'Great show' predicted for Perseid meteor peak on August 12–13
The Perseid meteor shower, an annual celestial event beloved by millions of skywatchers around the world, is about to make its annual return to the night sky. And thanks to a new Moon, there'll be no bright moonlight to hinder the view.
Sky & Telescope magazine predicts that this year's Perseid shower will reach its peak on Sunday night, August 12th, and early morning on the 13th. You can also see some Perseids, though fewer in number, for several nights before and after that date.
"The moonless sky this year means the viewing will be excellent, and the shower's predicted peak is timed especially well for North America," notes Diana Hannikainen (pronounced huhn-ih-KY-nen), Sky & Telescope's Observing Editor. "Under a very dark sky, you might see up to one Perseid per minute late on Sunday night or after midnight on Monday morning."
Although an occasional Perseid meteor might catch your attention shortly after evening twilight ends, the prime viewing hours are from about 11 p.m. or midnight (local time) until the first light of dawn. This is when the shower's "radiant," its perspective point of origin, is high up in your sky. The higher the radiant, the more meteors appear all over the sky.
To enjoy the Perseids, you need no equipment but your eyes. Find a dark spot with a wide-open view overhead. Bring a reclining lawn chair or a ground cloth so you can lie back and watch the sky in comfort. Bundle up in blankets or a sleeping bag, both for mosquito shielding and for warmth; clear nights can grow surprisingly chilly under the open stars (due to radiational cooling).
"Relax, be patient, and let your eyes adapt to the darkness," suggests Senior Editor J. Kelly Beatty. "The Perseids will put on a great show."
These "shooting stars" can appear anywhere and everywhere in the sky. So the best direction to watch is wherever your sky is darkest, usually straight up. Faint Perseids appear as tiny, quick streaks. Occasional brighter ones might sail across the heavens for several seconds and leave a brief train of glowing smoke.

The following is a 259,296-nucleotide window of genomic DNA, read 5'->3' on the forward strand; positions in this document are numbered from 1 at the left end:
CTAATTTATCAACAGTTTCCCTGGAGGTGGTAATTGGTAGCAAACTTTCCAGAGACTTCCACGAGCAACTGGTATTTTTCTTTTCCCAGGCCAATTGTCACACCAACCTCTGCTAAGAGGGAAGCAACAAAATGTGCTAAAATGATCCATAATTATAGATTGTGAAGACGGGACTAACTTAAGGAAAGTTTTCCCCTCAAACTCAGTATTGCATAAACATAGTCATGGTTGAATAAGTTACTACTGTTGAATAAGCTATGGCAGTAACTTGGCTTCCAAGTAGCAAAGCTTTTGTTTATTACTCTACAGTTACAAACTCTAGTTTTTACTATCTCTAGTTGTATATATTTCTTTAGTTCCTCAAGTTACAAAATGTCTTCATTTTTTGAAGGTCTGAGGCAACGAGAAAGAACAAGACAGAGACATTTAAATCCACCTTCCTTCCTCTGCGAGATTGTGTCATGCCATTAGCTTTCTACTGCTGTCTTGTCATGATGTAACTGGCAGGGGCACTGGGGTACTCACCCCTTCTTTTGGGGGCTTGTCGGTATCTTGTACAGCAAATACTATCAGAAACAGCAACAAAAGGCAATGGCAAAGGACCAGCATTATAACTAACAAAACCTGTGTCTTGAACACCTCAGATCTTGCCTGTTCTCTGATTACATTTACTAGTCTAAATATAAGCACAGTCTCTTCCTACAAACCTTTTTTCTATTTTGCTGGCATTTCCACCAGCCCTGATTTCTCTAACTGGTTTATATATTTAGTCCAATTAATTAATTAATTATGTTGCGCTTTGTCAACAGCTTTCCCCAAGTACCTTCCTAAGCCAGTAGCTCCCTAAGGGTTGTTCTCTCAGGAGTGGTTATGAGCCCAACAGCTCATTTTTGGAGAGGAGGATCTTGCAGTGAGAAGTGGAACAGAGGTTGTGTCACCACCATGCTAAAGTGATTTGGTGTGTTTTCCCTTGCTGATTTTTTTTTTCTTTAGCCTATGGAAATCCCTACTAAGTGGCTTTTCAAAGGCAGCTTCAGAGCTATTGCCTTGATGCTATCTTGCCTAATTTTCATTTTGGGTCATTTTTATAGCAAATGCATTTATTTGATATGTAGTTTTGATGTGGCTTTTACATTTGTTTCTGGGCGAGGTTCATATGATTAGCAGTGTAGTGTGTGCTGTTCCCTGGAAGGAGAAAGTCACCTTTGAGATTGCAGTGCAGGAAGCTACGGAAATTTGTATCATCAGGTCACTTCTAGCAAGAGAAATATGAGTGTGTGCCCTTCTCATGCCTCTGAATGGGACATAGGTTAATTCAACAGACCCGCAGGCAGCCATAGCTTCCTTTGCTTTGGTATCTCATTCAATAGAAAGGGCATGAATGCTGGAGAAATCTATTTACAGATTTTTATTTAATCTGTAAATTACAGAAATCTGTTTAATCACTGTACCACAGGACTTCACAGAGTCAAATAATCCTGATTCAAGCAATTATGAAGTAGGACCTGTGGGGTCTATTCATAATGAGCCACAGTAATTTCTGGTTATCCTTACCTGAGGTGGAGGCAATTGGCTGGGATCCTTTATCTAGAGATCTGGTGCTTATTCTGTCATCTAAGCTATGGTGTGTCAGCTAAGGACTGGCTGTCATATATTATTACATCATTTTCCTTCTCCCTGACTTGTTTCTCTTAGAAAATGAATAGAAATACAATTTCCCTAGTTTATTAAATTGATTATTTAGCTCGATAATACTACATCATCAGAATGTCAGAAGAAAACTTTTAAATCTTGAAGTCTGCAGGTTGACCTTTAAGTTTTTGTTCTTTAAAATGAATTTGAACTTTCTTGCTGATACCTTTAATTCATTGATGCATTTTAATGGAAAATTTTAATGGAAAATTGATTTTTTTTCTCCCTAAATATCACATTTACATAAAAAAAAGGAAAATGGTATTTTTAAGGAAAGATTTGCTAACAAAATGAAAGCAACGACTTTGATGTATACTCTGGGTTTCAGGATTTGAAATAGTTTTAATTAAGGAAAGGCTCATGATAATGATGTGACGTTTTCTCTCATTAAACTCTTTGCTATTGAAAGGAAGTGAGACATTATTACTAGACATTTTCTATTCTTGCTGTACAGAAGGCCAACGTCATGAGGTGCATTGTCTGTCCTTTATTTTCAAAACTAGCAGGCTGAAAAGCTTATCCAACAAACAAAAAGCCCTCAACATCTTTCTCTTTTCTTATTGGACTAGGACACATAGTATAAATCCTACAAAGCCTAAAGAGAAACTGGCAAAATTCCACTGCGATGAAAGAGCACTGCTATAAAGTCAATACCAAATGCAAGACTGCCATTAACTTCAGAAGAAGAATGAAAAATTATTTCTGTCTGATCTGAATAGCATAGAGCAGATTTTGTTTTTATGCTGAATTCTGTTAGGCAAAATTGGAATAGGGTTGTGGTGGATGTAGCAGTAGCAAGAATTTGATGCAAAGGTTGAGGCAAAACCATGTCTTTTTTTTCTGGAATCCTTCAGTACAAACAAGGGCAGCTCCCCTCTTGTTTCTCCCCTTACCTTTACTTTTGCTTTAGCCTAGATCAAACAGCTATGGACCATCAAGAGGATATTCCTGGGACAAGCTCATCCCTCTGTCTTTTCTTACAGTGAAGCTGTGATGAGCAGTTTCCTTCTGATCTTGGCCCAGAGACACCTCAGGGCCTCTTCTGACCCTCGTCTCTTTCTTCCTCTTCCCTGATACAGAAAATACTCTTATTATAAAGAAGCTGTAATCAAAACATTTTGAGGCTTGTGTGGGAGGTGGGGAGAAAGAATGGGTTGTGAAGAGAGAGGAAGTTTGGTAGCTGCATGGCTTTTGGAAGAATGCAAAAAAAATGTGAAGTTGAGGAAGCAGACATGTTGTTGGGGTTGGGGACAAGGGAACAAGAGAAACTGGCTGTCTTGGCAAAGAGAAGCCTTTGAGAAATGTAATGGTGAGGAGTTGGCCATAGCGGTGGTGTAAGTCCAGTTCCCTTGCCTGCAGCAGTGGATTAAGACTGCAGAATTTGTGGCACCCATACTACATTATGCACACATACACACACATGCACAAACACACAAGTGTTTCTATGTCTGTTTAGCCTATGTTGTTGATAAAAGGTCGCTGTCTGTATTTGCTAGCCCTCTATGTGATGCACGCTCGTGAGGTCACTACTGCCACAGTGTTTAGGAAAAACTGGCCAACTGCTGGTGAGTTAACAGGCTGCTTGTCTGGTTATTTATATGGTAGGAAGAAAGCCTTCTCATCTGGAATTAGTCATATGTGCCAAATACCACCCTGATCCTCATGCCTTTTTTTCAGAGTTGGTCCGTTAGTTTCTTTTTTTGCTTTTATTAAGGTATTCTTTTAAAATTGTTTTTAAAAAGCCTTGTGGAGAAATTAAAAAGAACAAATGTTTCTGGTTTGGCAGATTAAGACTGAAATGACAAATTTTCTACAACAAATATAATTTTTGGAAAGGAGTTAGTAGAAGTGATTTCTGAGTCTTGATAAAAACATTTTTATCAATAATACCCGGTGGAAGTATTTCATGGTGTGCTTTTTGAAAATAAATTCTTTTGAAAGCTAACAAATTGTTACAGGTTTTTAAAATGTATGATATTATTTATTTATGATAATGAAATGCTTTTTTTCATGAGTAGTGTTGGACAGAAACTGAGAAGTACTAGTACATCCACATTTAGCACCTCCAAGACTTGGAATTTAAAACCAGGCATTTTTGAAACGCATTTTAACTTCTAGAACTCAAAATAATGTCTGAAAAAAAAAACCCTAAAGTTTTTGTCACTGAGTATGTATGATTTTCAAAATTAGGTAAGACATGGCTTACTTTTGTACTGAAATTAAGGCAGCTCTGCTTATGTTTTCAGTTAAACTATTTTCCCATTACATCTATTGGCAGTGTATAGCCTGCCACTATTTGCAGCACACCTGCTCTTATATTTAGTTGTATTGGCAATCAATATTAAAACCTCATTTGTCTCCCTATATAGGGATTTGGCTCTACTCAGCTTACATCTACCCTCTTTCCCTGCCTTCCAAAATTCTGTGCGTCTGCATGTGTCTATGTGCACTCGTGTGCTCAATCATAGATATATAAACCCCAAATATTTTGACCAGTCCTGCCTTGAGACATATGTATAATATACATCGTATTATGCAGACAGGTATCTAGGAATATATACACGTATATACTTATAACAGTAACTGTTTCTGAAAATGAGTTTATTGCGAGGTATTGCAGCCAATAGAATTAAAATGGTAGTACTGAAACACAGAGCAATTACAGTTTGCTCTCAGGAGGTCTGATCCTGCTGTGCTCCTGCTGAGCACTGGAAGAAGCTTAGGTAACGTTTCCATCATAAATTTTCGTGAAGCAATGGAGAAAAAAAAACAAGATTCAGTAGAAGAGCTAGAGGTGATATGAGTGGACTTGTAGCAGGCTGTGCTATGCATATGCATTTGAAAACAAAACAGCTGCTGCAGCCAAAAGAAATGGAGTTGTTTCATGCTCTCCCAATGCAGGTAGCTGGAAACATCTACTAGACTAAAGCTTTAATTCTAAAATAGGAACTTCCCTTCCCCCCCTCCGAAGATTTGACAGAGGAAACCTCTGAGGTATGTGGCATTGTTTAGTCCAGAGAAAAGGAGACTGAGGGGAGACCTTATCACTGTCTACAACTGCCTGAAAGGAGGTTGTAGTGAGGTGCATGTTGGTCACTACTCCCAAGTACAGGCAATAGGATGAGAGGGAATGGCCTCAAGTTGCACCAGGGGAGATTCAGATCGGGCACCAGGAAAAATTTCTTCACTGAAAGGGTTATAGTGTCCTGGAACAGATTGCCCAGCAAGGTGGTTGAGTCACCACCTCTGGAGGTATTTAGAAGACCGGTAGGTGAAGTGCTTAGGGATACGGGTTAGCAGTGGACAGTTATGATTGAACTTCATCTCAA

When you see a meteor, track its path backward. If you eventually come to the constellation Perseus—which climbs the northeastern sky as the night progresses—then a Perseid is what you've just witnessed.
The higher the radiant, the more meteors you'll see. But when the shower's radiant is still low above the horizon, the few Perseids that do appear can be spectacularly long "Earthgrazers" skimming far across the sky along the top of the atmosphere.
Occasionally you might spot an interloper. The weaker Delta Aquariid and Kappa Cygnid showers are also active during Perseid season, and there are always a few random, "sporadic" meteors. All of these track back to other parts of the sky.
Any light pollution will cut down the numbers visible. But the brightest few meteors shine right through light pollution. In fact, a NASA analysis of all-sky images taken from 2008 to 2013 shows that the Perseids deliver more bright meteors (those that outshine any star) than any other annual meteor shower.
Meteors are caused by tiny, sandgrain- to pea-size bits of dusty debris streaking into the top of Earth's atmosphere roughly 80 miles up. Each Perseid particle zips in at 37 miles (60 km) per second, creating a quick, white-hot streak of superheated air. The nuggets in Grape Nuts cereal are a close match to the estimated size, color, and texture of typical meteor-shower particles.
These particular bits were shed long ago by Comet Swift-Tuttle and are distributed all along the comet's 133-year-long orbit around the Sun. Earth passes through this tenuous "river of rubble" every year in mid-August. The comet is so named because it was independently discovered by Lewis Swift and Horace Parnell Tuttle in July 1862.
Tips on how to photograph the Perseid meteor shower: www.skyandtelescope.com/astron … aph-a-meteor-shower/